Coral reefs are already in bad shape due to several reasons. A new study reveals that there's another threat to these marine habitats.
Climate change has resulted in mass scale coral bleaching, overfishing has shaken the balance of ecosystems that lead to healthy reefs, and toxic waste from human industry is destroying the sea and ocean rainforests.
A new research paper suggests that coral reefs have another problem - plastics.
Researchers studied over 124,000 corals spread across 159 reefs in Australia, Indonesia, Thailand, and Myanmar. The study published in the journal Science reveals that the team observed plastic was everywhere.
“We came across chairs, chip wrappers, Q-tips, garbage bags, water bottles, old nappies,” said study author Joleah Lamb, a Cornell University marine disease ecologist. “Everything you see on the beach is probably lying on the reef.”
The Presence Of Plastics Increase Risk Factor Of Corals Getting Disease
The researchers inferred that a minimum of 11 billion plastic waste products are harming corals in the Asia-Pacific region, and by 2025, this number is expected to increase by 40 percent. This prevalence of plastic pollution is disastrous for reefs all over the planet. The possibility of disease in coral reef increases from four to 89 percent when they come in contact with plastic.
Further research is required to find why plastics are making corals more prone to various diseases. Based on their initial findings, plastic debris cuts the skins of the coral reefs, exposing them to pathogens. Corals require light and water flow for oxygen, and plastics cut off both of these, thereby endangering the existence of these habitats.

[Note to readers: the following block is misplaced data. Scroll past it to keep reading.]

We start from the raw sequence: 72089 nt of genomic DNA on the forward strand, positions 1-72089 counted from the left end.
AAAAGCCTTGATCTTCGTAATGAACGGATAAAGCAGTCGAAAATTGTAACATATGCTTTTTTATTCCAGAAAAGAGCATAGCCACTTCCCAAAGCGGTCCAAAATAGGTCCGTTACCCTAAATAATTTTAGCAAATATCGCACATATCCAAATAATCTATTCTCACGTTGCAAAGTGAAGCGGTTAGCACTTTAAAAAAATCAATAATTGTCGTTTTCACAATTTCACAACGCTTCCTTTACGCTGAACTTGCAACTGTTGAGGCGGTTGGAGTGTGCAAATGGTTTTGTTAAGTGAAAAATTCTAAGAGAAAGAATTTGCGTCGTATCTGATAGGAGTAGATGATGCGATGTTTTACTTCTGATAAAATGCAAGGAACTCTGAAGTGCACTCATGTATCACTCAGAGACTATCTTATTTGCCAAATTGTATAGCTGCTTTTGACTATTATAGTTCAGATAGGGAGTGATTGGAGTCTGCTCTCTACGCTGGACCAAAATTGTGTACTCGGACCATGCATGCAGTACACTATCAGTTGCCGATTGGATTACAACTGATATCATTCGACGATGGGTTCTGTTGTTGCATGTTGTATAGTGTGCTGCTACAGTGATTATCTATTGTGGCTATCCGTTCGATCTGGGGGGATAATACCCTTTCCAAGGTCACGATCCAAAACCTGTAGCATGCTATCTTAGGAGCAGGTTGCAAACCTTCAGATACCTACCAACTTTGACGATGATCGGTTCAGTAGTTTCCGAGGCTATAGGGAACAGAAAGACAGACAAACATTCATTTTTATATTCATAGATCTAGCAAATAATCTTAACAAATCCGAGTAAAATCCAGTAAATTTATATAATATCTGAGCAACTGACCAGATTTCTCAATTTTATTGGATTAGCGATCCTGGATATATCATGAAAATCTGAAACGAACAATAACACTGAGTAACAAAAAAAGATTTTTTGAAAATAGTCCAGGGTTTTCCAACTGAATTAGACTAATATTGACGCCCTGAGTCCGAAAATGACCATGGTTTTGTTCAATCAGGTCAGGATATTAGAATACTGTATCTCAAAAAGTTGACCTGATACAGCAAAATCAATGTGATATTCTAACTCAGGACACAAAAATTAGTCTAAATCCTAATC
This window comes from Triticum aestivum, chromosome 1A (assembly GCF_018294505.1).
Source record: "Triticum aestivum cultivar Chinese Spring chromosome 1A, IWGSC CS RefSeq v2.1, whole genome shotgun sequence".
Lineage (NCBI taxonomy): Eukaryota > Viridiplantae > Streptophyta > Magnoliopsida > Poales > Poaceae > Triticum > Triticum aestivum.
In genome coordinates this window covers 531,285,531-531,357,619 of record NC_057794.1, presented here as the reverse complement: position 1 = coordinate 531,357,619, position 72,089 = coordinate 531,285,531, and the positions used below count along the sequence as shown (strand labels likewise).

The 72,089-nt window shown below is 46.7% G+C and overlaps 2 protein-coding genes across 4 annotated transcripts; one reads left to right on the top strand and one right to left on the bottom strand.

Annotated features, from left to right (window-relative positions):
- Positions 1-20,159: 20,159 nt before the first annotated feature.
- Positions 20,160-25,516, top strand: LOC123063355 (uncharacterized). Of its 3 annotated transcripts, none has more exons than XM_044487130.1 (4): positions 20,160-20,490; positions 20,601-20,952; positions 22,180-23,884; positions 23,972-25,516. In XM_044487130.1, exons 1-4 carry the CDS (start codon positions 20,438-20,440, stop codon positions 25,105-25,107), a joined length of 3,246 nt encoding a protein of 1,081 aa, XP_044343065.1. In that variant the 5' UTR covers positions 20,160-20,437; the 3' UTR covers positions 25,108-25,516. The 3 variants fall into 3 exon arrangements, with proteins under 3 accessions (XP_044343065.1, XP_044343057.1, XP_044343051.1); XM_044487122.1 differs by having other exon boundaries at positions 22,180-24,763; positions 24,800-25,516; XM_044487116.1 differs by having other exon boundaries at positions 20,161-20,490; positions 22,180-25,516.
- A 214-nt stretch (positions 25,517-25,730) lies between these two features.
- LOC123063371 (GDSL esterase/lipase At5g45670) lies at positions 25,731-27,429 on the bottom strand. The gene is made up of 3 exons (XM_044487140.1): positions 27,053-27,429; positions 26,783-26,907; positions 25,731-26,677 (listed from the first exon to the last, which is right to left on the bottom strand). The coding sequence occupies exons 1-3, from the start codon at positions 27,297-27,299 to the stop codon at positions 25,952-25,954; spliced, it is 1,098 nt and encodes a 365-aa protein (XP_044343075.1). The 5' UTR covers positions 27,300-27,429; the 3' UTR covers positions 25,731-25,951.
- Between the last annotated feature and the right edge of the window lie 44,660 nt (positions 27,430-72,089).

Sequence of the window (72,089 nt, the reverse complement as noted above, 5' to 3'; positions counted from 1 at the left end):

“Corals are animals just like me and you – they become wounded and then infected,” Lamb added. “Plastics are ideal vessels for microorganisms, with pits and pores, so it’s like cutting yourself with a really dirty knife.”
The scientists noticed that plastic debris distribution in the ocean differs depending on the location. The highest concentration of plastics was detected in the reefs near Indonesia while Australian reefs had the lowest. The reason for this could be Australia's efficient waste removal system.
The Importance Of Coral Health
The preservation of coral reef health is of utmost importance for several reasons. Many marine creatures live inside the reefs. Corals support more species for every unit area than any other underwater environment. Reefs protect coastlines during tropical storms and waves. Every year, these reefs support fishing industries globally and serve as a tourist attraction.